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The Effect of State Funeral Regulations on Cremation Rates

A human, during his/her lifetime leaves permanent footprints on the environment of the Earth, but a visit to the cemetery and a funeral home shows an individual the reality of how much permanent damage is done to the environment even after the death of a person. Usually, when a person passes his body is handed over to a funeral undertaker. The body is then bathed, disinfected and embalming fluid is pumped by way of artificial means into the veins of the dead body. The body is then done up with clothes and make-up supplied by the family and laid in the casket where the religious funeral works takes place. The casket is then sealed, taken to a cemetery and subsequently buried. The Jewish traditions use plain caskets made out of wood and people who cannot afford the cost of a casket prefer to cremate the body instead of bury it.

The subsequent environmental degradations that are felt are:

  • When the chemicals that are pumped into the body disintegrate into the soil and ultimate seep down to get mixed with the ground water. (Harrington, 2007)
  • Crematories need a huge amount of work, fertilizers and water to preserve the clean and green look of the place.
  • A space crunch has always been an issue with the rising population. Empty space is used to build residential houses. The recent increased deaths due to the Covid-19 pandemic heightened the issue to such a level that the US government had to make provisions to bury bodies at different levels of the ground as there was a space crunch and individual land space could not be given to each body. (Van Overmeire & Bilsen, 2020)
  • Caskets are made out of wood so that decomposition is able to set in on the casket as well as the body. Trees are cut down to build the caskets

According to the traditional followed by the Hindus, the bodies are burnt after the death of an individual. This ritual requires logs of wood to be put on the funeral pyre- results in deforestation, and the burning of wood along with the body increases the levels of carbon dioxide in the environment. With the advance in technology, automated burning machines are now used, which filter the amount of pollutants released into the air.

The Death Care Industry, also known as the Funeral Home Industry is facing a variety of issues and yet, there is expected to be a growth in the industry due to the ever-increasing population is resulting in increased number of deaths and there is scope in the market for competition. (Lensing, 2001) Each State has a different set of regulations to be followed by the funeral homes. Some require the homes to have separate rooms for the embalming the bodies. This adds to the cost of a burial and more people tend to opt for cremation which adds on to the environment degradation. (Harrington, 2003) Whereas, some states restrict the same company from owning the funeral home as well as a cemetery. (Derogongan, Agosto & Bariñan, 2019) Any individual, who has practical knowledge about the industry and holds a pot in the Government shall be able to come up with regulations that may decrease environmental impact due to procedures followed by the homes and shall also be able to put a halt to the ways in which the families of the dead are exploited by the sale of unnecessary products and high-priced items. (Harrington & Krynski, 2002)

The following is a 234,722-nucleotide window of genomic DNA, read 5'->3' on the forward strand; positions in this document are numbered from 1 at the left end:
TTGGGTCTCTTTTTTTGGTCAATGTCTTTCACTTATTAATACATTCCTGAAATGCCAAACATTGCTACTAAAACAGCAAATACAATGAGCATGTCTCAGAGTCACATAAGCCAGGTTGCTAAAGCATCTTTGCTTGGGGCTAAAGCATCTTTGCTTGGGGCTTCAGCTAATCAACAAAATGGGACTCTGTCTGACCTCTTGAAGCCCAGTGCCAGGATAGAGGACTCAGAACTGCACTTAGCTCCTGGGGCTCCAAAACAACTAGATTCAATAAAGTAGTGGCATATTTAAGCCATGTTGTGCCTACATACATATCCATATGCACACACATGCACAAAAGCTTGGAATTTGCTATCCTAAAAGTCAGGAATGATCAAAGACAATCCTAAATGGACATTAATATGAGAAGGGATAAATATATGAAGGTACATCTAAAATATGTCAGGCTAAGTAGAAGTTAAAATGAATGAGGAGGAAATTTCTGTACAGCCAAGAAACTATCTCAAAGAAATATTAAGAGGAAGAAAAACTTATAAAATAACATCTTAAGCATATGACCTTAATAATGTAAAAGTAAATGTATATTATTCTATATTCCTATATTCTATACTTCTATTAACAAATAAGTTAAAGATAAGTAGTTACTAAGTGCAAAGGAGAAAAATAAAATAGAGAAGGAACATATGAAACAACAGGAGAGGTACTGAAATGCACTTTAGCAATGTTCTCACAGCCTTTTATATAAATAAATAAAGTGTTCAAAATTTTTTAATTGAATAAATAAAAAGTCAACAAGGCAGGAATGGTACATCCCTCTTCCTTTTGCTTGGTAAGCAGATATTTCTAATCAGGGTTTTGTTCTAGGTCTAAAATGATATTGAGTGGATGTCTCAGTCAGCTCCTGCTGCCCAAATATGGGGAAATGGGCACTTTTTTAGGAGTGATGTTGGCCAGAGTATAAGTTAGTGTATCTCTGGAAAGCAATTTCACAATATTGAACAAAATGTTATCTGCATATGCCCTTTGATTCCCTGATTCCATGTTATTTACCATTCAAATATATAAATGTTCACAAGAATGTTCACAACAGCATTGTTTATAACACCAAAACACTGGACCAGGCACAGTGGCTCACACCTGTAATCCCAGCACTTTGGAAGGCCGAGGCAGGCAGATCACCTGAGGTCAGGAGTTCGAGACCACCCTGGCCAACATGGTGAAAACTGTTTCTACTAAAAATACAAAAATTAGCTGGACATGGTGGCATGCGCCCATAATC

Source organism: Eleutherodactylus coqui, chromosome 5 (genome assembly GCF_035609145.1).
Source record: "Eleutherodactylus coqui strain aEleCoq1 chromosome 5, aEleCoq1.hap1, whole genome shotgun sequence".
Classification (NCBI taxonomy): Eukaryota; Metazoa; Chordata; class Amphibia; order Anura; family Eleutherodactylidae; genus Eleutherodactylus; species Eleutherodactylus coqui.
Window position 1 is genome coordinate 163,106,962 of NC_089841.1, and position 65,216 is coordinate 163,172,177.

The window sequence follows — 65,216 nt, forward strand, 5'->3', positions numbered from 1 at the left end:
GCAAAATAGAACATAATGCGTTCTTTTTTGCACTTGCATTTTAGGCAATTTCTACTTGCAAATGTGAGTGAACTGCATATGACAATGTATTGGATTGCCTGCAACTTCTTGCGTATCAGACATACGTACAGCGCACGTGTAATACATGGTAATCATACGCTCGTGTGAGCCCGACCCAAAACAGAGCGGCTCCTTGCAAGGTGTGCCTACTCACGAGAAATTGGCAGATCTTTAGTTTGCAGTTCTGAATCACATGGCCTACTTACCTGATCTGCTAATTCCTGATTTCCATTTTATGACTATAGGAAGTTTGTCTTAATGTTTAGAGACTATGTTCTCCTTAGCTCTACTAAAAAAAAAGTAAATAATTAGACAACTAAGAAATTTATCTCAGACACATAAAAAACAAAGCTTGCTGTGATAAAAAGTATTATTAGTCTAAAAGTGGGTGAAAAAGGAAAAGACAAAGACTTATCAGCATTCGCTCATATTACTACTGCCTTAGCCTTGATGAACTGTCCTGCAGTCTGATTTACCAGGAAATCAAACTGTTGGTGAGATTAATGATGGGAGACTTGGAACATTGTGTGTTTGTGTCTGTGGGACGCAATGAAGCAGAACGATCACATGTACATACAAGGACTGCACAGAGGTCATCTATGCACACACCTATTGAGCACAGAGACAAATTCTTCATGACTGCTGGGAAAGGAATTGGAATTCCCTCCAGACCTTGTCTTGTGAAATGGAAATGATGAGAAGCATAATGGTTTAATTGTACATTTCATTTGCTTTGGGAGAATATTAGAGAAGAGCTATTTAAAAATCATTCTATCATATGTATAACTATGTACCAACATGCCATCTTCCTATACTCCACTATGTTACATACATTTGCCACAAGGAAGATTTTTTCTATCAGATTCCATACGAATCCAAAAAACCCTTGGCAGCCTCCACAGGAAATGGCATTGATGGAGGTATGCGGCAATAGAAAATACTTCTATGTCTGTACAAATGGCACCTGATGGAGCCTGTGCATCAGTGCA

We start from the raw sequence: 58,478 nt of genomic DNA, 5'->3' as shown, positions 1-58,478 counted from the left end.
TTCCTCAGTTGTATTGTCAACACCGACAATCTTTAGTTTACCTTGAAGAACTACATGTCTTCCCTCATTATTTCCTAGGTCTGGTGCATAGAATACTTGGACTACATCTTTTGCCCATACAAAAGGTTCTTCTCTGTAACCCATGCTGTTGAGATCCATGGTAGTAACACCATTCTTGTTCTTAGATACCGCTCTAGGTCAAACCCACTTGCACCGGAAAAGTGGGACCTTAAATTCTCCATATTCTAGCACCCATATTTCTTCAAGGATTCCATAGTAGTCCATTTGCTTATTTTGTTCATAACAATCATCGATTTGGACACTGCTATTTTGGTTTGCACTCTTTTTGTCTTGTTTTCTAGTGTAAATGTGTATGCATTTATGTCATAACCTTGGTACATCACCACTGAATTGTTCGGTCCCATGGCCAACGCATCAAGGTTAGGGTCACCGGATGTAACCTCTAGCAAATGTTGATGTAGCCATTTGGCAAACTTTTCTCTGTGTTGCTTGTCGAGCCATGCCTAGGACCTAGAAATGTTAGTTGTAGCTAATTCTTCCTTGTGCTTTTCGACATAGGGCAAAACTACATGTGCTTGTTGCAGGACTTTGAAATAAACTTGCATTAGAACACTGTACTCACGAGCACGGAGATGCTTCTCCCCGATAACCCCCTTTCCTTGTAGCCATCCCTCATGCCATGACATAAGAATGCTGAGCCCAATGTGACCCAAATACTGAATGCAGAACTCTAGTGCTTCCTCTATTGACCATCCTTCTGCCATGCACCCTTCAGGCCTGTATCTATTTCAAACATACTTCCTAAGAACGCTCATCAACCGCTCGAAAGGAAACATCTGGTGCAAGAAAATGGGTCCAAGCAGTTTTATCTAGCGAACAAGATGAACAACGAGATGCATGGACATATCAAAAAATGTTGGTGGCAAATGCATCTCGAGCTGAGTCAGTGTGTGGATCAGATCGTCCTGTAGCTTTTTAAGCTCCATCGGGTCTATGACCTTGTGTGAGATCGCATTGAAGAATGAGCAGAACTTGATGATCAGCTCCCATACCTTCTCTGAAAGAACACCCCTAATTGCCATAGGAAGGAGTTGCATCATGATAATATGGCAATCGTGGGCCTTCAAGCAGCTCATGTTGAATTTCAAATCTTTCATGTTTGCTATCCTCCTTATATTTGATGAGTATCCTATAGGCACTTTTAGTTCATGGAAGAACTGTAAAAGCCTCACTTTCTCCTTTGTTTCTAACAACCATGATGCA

The work of burying the dead has become a profession and due to the vulnerability of the family members, who have recently lost a loved one, a high standard of ethics has to maintained all throughout the process. A separate course is available now-a-days which train the members of a Funeral Home on the manner in which they should behave and deal with the family.

References for Cemetery and Funeral Home Visits

Lensing, V. (2001). Grief support: The role of funeral service. Journal of Loss &Trauma6(1), 45-63.

Harrington, D. E. (2007). Markets: Preserving funeral markets with ready-to-embalm laws. Journal of Economic Perspectives21(4), 201-216.

Harrington, D. E. (2003). Breathing life into the funeral market. Regulation26, 14.

Harrington, D. E., & Krynski, K. J. (2002). The effect of state funeral regulations on cremation rates: Testing for demand inducement in funeral markets. The Journal of Law and Economics45(1), 199-225.

Van Overmeire, R., & Bilsen, J. (2020). COVID-19: the risks for funeral directors. Journal of Public Health42(3), 655-655.

Derogongan, R., Agosto, A., & Bariñan, R. (2019, October). Funeraria and Modern Funeral Homes: Change, Modernity and Sustainability. In Third International Conference on Sustainable Innovation 2019–Humanity, Education and Social Sciences (IcoSIHESS 2019). Atlantis Press.

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